South Carolina has a 10-year plan underway to tackle deferred maintenance and safety needs across the state. The plan was initiated in 2017 (following passage of Act 40) and focuses on the areas of greatest need: pavement conditions, bridges, rural road safety, and some interstates.
The state aims to quadruple the resurfacing program which will help improve poor pavement conditions and eradicate countless potholes on interstates as well as the major routes that connect our cities, towns, and secondary roads. State dollars play a critical role in pavement projects, and Act 40 has helped boost the pavement program since 2017.
The state has continued to ramp up investments in pavements and over $700 million will be spent in the upcoming fiscal year to improve the quality of pavements in all 46 counties.
It will take roughly 20-21 years before the vast majority of pavements are in good shape across the state. Remember, 80% of the state’s pavements are in need of repair and it would cost $11 billion to get all pavements in the system to good condition.
The state is working to replace 500 bridges, many of which are load-restricted and cannot be used by school buses or larger trucks.
Using state and federal dollars, South Carolina will be investing approximately $220 million annually on bridge improvements.
Rural Road Safety Program
South Carolina has the highest rural road fatality rate in the nation. As such, the new program uses targeted data to identify and implement needed safety features on 1,250 miles of the state’s deadliest roads.
The types of safety improvements will vary and will be designed specifically for each road. They include rumble strips, wider and brighter pavement markings, brighter signs, high-friction surface treatments, wider/paved shoulders, improved clear zones, guardrails, cable barriers, eliminating vertical drop-offs along pavement edges and beveling of driveway pipes.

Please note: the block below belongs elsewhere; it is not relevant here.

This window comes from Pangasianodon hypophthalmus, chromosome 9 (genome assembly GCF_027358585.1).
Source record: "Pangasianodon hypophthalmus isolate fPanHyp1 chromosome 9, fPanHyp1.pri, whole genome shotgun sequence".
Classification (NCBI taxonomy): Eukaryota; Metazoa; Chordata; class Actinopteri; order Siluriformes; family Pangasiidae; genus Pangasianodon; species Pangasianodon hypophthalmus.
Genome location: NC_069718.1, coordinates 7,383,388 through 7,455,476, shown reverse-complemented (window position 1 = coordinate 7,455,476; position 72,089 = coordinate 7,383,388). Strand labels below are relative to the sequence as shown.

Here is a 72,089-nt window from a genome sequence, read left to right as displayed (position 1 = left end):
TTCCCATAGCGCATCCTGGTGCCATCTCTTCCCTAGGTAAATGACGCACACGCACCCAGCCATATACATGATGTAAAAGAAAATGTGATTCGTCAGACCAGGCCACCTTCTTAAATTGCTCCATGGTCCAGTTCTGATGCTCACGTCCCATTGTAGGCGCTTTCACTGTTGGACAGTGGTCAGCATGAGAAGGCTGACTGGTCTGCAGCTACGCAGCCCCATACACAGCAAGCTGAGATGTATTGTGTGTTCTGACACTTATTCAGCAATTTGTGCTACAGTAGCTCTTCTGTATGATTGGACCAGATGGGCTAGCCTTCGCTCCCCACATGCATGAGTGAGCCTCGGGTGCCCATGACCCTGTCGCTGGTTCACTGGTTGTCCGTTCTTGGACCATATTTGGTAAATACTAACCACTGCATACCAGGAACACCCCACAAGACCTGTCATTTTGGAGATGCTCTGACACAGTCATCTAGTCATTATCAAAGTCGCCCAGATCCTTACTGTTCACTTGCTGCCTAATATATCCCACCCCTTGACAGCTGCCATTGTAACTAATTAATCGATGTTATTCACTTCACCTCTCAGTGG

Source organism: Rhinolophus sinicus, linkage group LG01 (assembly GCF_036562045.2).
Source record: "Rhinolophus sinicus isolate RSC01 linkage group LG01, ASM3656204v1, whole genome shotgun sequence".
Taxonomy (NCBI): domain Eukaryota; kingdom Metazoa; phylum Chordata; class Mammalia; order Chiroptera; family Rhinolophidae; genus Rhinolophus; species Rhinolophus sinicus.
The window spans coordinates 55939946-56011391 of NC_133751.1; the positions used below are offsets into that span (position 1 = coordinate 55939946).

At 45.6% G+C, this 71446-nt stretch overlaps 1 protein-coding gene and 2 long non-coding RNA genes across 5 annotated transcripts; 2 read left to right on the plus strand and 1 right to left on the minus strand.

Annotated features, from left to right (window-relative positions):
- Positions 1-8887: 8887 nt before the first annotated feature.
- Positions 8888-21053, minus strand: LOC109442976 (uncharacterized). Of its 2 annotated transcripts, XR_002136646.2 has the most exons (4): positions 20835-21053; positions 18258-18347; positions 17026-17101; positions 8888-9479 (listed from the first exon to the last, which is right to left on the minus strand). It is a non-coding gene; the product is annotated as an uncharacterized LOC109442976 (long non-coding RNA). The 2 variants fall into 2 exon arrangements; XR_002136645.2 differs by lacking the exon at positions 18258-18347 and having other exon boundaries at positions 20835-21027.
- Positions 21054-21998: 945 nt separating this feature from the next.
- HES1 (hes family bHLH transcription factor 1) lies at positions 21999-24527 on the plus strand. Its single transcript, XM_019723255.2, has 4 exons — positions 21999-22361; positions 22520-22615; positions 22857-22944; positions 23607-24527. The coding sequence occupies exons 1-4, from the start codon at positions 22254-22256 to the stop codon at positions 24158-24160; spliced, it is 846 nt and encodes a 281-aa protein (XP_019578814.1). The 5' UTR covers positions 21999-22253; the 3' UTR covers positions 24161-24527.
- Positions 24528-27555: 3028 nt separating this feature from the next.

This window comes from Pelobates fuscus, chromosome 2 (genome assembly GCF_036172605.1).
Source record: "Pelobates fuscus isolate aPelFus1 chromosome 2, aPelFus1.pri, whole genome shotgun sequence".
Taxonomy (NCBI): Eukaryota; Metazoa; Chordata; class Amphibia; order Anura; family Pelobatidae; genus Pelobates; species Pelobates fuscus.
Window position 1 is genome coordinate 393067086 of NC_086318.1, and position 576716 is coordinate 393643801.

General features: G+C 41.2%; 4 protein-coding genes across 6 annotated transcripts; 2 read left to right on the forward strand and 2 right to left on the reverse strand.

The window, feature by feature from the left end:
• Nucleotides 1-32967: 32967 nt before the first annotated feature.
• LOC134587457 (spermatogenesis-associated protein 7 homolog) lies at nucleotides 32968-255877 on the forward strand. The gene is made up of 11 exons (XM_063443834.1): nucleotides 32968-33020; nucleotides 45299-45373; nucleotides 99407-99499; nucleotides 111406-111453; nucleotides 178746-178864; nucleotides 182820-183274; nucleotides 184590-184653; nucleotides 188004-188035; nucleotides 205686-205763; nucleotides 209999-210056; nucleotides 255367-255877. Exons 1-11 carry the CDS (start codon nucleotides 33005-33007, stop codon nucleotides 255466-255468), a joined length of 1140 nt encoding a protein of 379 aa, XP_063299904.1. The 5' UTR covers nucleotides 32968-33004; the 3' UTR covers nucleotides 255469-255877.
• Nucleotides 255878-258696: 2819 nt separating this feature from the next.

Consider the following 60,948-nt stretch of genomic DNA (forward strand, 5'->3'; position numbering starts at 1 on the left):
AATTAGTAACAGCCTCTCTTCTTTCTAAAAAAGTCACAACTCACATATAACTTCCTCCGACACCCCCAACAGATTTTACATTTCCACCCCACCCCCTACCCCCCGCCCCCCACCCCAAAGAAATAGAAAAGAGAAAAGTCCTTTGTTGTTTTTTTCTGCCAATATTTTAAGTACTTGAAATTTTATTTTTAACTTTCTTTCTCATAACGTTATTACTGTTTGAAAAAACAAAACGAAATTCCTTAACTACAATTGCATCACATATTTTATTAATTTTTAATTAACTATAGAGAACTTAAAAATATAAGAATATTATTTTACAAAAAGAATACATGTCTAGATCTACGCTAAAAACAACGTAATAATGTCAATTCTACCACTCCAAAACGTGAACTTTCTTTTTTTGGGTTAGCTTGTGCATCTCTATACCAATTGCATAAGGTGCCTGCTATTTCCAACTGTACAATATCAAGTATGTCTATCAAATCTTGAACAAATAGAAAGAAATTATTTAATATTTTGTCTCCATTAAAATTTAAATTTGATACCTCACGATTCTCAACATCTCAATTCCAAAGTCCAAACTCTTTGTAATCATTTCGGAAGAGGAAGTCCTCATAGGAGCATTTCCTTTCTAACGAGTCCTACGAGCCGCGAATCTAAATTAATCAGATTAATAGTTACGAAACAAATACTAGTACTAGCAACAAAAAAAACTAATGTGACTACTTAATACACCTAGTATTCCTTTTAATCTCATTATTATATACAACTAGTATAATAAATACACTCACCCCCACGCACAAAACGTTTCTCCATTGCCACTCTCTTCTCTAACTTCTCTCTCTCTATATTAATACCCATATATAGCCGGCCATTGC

Using a “Fix it First” approach, SCDOT is currently working to improve 140 miles of existing interstates. As the revenue grows, the agency will be able to address additional miles.
The following areas of rural interstates have been identified as top priorities for capacity improvements through the Rural Interstate Freight Network Mobility Improvement Program. These projects are contingent on the availability of state funding. With the preventative maintenance tax credit sunsetting in 2022, the dollars that were earmarked for tax credits will be freed up and can be put to work to help fund these long overdue interstate widening projects.
I-26 – Exit 125 to Exit 169 (43 miles)
I-95 – Georgia Line to Exit 33 (33 miles)
I-26 – Exit 169 to Exit 187 (18 miles)
I-85 – Georgia Line to Exit 19 (19 miles)
I-77 – Exit 65 to Exit 77 (12 miles)
In 2022, the SC legislature allocated approximately $453 million in ARPA allocations to the SCDOT, which will be used to accelerate the widening of I-26 between Columbia and Charleston. They also provided a one-time budget allocation of $133.6 million to accelerate the projects in the pipeline specifically on I-95 beginning at the Georgia border.